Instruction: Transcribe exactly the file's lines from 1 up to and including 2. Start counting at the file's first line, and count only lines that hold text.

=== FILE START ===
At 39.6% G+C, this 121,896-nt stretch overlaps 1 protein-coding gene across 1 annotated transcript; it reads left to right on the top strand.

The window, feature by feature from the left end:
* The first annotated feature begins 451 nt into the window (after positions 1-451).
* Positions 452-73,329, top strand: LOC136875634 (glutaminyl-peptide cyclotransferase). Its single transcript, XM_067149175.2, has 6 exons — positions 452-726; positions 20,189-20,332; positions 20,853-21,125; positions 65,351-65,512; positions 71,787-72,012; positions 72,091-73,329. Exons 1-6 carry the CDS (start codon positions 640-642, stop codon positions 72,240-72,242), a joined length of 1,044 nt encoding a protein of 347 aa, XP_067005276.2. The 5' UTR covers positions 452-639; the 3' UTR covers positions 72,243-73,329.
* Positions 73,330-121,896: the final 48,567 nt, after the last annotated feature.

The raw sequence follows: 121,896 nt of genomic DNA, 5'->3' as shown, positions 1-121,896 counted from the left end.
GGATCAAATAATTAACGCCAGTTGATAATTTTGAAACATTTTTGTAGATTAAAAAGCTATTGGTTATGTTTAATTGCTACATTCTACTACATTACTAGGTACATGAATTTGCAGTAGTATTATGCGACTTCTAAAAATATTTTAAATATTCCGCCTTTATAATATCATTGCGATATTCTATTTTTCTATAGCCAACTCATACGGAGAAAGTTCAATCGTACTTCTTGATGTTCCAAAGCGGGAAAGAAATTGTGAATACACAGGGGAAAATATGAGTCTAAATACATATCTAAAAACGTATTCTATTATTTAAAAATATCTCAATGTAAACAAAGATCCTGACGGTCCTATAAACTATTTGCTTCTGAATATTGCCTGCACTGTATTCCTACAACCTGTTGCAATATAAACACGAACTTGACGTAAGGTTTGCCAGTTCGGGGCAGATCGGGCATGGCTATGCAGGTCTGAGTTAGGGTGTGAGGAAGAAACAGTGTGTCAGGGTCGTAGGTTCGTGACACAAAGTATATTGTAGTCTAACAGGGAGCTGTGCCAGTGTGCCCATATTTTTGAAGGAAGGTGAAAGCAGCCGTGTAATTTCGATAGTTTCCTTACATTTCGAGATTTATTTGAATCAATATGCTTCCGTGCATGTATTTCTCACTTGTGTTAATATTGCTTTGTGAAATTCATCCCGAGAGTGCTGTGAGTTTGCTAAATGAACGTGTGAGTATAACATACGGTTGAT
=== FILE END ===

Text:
At 39.6% G+C, this 121,896-nt stretch overlaps 1 protein-coding gene across 1 annotated transcript; it reads left to right on the top strand.

The window, feature by feature from the left end: